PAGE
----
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Paul Bogle’s enduring legacy


FREEDOM FIGHTER Paul Bogle led one of the defining moments in Jamaica’s struggle for political and economical advancement following the abolition of slavery.

Bogle’s final words before he was executed were: “Today I stand here a victim, but the truth is I’ll never die.” His poignant words have proved true.

Named a National Hero alongside George William Gordon, Marcus Garvey, Sir Alexander Bustamante and Norman Washington Manley in 1969, Bogle’s face is depicted on the heads side of the Jamaican 10 cent coin and appeared on the Jamaican $2 bill when in circulation between 1969 and 1989.

Revered with a high school named after him in his home parish of St Thomas, he has also been referenced in pop culture.

In Bob Marley’s song So Much Things to Say, the reggae legend sung Bogle’s name in the same breath as Jesus Christ and Marcus Garvey: “I'll never forget no way they turned their backs on Paul Bogle, so don't you forget no youth who you are and where you stand in the struggle."

Speaking exclusively to The Voice, Bogle’s great great-grandson Constantine ‘Con’ Bogle shares his story of being a descendant of one of Jamaica’s most loved icons...

“Being a surviving ancestor of one of Jamaica’s most iconic loved national heroes is a great feeling. However, it can also be depressing when you come up in life and see your family suffering and count the number of Bogles who cannot pay to send their children to school when you realise the level of sacrifices your family have made.

“It’s also hard to reconcile the juxtaposition of being celebrated on one hand – bestowed the highest honour a nation can award a human being and called a National Hero – yet, on the other hand, is emptiness.

DESCENDANT: Constantine Bogle

“Everything was stripped and taken away from Paul and his family. Not just 500 acres of land but all livestock – the cows, donkeys, horses, goats and sheep. This is what people do not understand. The family’s wealth was stripped to nothing and we the Bogle family have suffered as a consequence.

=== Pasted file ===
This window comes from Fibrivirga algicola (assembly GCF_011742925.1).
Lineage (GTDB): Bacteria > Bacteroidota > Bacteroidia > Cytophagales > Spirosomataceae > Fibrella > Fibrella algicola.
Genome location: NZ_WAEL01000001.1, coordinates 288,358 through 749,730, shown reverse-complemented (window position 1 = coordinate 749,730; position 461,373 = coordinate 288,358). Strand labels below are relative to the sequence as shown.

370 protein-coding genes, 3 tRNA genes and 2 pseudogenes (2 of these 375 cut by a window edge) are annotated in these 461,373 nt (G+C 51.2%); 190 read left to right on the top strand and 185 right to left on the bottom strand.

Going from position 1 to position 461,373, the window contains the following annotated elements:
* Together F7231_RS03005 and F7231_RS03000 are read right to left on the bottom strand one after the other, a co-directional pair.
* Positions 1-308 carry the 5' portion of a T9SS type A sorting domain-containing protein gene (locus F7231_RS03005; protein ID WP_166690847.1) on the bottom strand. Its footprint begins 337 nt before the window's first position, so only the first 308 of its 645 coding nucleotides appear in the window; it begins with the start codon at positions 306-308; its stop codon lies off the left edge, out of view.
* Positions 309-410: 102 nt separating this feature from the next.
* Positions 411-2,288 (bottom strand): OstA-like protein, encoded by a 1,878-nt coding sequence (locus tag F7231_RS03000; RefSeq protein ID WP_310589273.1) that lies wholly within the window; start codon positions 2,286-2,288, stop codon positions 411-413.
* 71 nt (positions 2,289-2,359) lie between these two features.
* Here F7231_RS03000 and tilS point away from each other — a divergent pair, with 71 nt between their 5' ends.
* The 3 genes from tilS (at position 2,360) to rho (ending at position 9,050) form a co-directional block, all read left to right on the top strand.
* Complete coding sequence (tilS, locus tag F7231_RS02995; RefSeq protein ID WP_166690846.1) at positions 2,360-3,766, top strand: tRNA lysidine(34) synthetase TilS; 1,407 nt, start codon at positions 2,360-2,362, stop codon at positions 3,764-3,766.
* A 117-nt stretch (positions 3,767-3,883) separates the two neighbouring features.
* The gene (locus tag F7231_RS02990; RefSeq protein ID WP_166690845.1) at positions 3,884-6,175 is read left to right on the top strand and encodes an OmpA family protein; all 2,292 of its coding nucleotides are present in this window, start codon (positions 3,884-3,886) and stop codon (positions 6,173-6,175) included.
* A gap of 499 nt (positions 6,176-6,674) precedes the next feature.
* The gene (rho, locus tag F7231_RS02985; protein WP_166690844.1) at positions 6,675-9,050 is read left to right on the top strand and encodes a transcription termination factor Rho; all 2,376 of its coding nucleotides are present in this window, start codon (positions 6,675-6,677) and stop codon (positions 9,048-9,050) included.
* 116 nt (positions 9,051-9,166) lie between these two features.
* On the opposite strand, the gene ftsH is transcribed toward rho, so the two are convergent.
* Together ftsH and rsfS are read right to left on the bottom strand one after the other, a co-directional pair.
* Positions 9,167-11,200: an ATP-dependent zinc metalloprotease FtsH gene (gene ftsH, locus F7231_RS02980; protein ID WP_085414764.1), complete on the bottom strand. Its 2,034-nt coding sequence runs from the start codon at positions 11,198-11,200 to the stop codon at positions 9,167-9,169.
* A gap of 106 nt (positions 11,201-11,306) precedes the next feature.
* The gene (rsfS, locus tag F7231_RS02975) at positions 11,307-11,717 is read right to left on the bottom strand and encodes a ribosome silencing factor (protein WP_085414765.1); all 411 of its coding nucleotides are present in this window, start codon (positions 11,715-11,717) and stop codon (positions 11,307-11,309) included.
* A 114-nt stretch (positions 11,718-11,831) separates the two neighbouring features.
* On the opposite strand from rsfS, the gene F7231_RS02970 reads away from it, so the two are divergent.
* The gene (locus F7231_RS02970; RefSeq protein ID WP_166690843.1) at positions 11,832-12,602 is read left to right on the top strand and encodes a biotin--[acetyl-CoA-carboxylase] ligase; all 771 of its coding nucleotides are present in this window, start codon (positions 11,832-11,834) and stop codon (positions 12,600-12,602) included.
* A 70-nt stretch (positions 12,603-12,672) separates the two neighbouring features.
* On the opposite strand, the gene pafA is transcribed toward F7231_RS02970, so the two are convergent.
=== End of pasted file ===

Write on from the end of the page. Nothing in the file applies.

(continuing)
“Paul Bogle was a God-fearing man and it was Christ within him, which gave him the strength to do what he did for Jamaica. I do not know of any wealthy man today who will walk from Stony Gut to Spanish Town He gave up every earthly possession. This is what separates him from the other heroes. We are not talking about a man who was in want or lacked anything. He did not lead the rebellion from St Thomas to Spanish Town because he was seeking something for himself; he already had it. He was a successful, wealthy self-made businessman.

"He had a horse, which in today’s society would be equivalent to a Lexus, Benz or Beema. He didn’t have any reason, apart from his love and affection for the people and this is why I adore him; his act was selfless. I am proud to be identified as the great great-grandson of Paul Bogle.

Earlier this month, the people of St Thomas remembered him on October 10 with an all-night candlelit vigil similar to one he did enacted with people coming from all walks of life. On the morning of October 11, we moved on to Morant Bay and marched in his honour. On October 24, there was a memorial service with exclusive guest speakers, which took place in front of the courthouse on the same spot marking 150 years since he was executed. Most people don’t know and are still struggling to comprehend Paul Bogle had and still has real family.

"There is a thinking he just dropped out of the sky. If I tell someone I am from St Thomas and family to Paul Bogle, you get ‘the look’. Also, my great, great grandfather was a very elegant person. He was always suited and booted. If you look at a picture of Paul Bogle, you will know you are looking at a king. There is no man who can rise up and stand up to the powers that be, unless they are royal. I see myself coming from a serious bloodline.”

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